and Physiology Information
Justin Opal, RPT
under tension is a critical element in every exercise program. It ensures
that you are giving your body the correct instructions in the form of
muscular contractions to receive the results you desire. The human body
is similar to a computer in the way they both interpret instructions.
When you are giving a computer a command you have to be exactly right,
if you are off even by a little bit in your command you can hit enter
all day long and still not get the results you want.
bodies make specific adaptations to imposed demands. If for example
you are the average 19 year old male who wants to increase muscle mass
to get buff for the beach you have to put the correct demands on your
musculature to receive the adaptation of increased muscle mass (hypertrophy).
Scientific studies have shown that the most effective way to gain muscle
is to progressively overload the muscles using contractions to momentary
failure between 30 and 60 seconds per set.
most young males who want to put on muscle lift heavy for 10 fast reps
per set which usually correlates to 20 seconds of muscular tension or
less. This form of training is telling your body to increase power with
limited hypertrophy. Which is fine if your goal is to improve power,
but in the example above the males wanted to increase muscle mass. This
reinforces the importance of goal setting. You have to know where you
are going to get there, and to make sure you are not misplacing your
time and energy you have to know how to get there. Good intentions will
only take you so far. The males in this example would achieve their
goals faster if they used an appropriate weight to fatigue their musculature
within the correct program framework.
common mistake is to go for the largest weights you can handle and throw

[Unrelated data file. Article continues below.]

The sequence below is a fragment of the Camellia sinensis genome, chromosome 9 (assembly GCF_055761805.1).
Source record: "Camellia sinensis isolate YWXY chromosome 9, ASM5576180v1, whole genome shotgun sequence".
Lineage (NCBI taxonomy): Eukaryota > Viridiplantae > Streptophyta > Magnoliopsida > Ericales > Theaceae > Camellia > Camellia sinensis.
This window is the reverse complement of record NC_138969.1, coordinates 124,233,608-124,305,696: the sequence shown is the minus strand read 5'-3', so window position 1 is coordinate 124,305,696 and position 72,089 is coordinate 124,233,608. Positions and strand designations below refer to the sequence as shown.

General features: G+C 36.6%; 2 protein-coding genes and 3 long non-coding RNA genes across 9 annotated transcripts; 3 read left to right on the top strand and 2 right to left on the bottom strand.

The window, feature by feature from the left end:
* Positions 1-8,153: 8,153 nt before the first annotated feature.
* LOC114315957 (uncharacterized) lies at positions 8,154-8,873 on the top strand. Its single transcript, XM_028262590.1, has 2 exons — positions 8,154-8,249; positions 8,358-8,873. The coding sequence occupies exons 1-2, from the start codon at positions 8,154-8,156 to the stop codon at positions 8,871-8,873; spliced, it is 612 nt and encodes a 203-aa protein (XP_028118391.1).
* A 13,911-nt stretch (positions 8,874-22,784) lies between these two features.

momentum into your reps. Manipulation of momentum does have a vital
role in sport. But, if you want to educate your muscles to promote the
correct changes in your body you have to challenge them with the appropriate
time under tension, not just heaving big weights around. Every moment
that momentum is bringing the weight up is taking away from the muscle
stimulus of the contraction making the exercise less effective. Instead
of using a weight that is too heavy for you to control try a more appropriate
weight which allows you to squeeze as much tension as possible out of
every repetition in the targeted muscles maximizing your precious work
under tension really is a simple concept to grasp when you take a second
to think about it. That is one of the reasons why it is often overlooked
in many exercise programs. No one can escape the passage of time, even
if you are not paying attention to it. Remember if you cannot contract
your muscles at the end of every movements range of motion you
have used momentum not muscular contractions to get there. A set is
constant tension, if the tension is relieved at any point the set is
actually over. So if you follow the pattern of doing a rep then taking
a break you are performing a lot of single rep sets. With a lack of
muscular contractions comes a lack of instructions to your body, which
translates, to a lack of desired results. Time under tension is the
key to clear communication with our bodies. This technique is an integral
part of the foundation of the OPAL ATHLETICS training method.
reading this brief summary of time under tension you might say
you already use good form with slow and controlled contractions.
If this concept interests you there is a self-check to test how
much tension you are giving your musculature with your current
exercise program. All you need to do is watch the clock during
your next work out to time how long it takes you to perform your
work sets. A good baseline tempo for a slow and controlled repetition
is 4 seconds (2sec eccentric & 2sec concentric). If your current
program calls for 23 sets of 1015 reps it should take
you 4060sec to complete those reps (does it?). This 4-second
tempo is also a minimum for quality muscular contractions. Once
you get started with this time under tension concept there is
a great deal of variety in the tempo of the repetitions, which
can maximize the effectiveness of each exercise.